Brigid was a slip of a girl with a mass of red-gold curls. It drove the nuns wild, that hair, for however much they combed it sprang back into a cloud. The girl ran wild too, although she had such a sweet nature none could not be cross with her for long. Not that she was often around to be told off. Brigid loved to be outside: she would slip out of the convent and dance barefoot through the long grass in a manner not becoming to a novice nun. She was a problem, that was for sure: daughter of a serving maid by her master, only their Christian charity had given her a home. The lord Dubhthach was said to be a wizard, one of the old faith who knew more than was right of mystery and magic. At least her mother had been baptised by the good Saint Patrick himself. Read the rest of this entry »
(This is a reprint of an article by Jane Bailey Bain, on her website. Jane is an author and anthropologist, currently teaching mythology in West London.)
In northern Europe, children put their shoes neatly by the door last night. If they have been good this year, St Nicholas fills them with sweets and toys; if not, they will find a lump of coal and a hard stick. For others, he will come on Christmas Eve, soaring through the night sky in a flying sledge. Many centuries ago Nicholas lived in Patara, in modern Anatolia. His father was a rich merchant and left a fortune to his only son. But why did he start leaving gifts in this way?…
… It had been a good night. The wine was sweet and the barmaids obliging. Nick staggered slightly as he stepped into the street. A full moon hung low above the rooftops. The cool air was welcomely refreshing. Nick waved away the servant who stood waiting and set off alone through the quiet streets.His way passed through a poorer part of town. He stumbled on the rough ground and bumped against a wall. As he steadied himself, he heard a girl’s voice from the window high above.
“That’s all I really want….” Without thinking, Nick paused to listen. What women really want: that would be good for a young man to know!
Another girl answered, speaking softly. “Three gold coins! Father will never find so much for each of us. And unless you have a dowry, his family will not let him marry you.”
A third voice chimed in. “There’s only one way for girls like us to make money.”
“And he would never want me after that…” The first voice dissolved in tears. Read the rest of this entry »
(An Article by Max Overton)
I was sitting on the sofa one evening, coffee in hand, watching the BBC documentary series “Tribe” (“Going Tribal” in the USA). If you’ve never seen this series, a Royal Marine named Bruce Parry visits remote tribes around the world and spends a month living and interacting with tribal members. He eats their food, sleeps in their huts, joins in their rituals, and often forms close personal bonds with individuals. On this particular evening, he was living with the Adi tribe of the Himalayas. They are animists, worshipping the sun, moon and spirits of nature, though Christian missionaries have recently invaded the region, subverting their beliefs.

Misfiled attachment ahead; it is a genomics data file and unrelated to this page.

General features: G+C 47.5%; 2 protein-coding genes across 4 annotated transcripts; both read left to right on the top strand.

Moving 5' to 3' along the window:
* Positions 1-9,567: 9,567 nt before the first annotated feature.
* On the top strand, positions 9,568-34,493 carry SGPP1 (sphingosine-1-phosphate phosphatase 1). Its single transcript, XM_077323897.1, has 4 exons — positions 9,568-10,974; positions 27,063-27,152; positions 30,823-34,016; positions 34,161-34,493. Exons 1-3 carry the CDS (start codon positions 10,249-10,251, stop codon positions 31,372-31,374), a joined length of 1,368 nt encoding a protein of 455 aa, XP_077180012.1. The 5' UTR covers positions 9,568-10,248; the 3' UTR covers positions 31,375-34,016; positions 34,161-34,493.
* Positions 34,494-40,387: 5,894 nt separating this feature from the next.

My wife Julie and I discussed the program and Julie wondered what the people of the tribe thought of this strange Christian religion when it was first introduced. I took it one stage further and wondered what the gods of this tribe thought of Christianity. An idea was born that evolved into Rakshasa, the first of my ‘Demon’ series.
I set my story in the mountainous Indian state of Uttarakhand for several reasons, not least of all because I have ties to the area. My maternal ancestors have lived in India since the late 1700s and frequented the foothills of the Himalayas and the hot dusty plains at their feet. My grandmother and mother were born in Allahabad, and I was told many stories of their experiences there. Some of their stories have made their way into Rakshasa and have lifted parts of the book (in my mind at least) from pure fiction to family history. Naturally, every part of the book has been thoroughly researched, right down to the finer details.
Rakshas are fierce, horrific creatures from Hindu mythology. When I first thought about using one of these demons as my ‘hero’ I wondered if it could be done. After all, they’re evil and kill people! I know, Dexter Morgan does it in Miami and he’s very popular, but demons don’t just kill guilty people – they feast on men, women and children whose only crime is being in the wrong place at the wrong time. Demons don’t have much of a choice though – it’s what they do. They were created to prey on humans and a raksha who kills cannot really be held accountable – or can he? What if the demon decided he didn’t want to be a demon? Could he change his nature? Would that make him more likeable? Read the rest of this entry »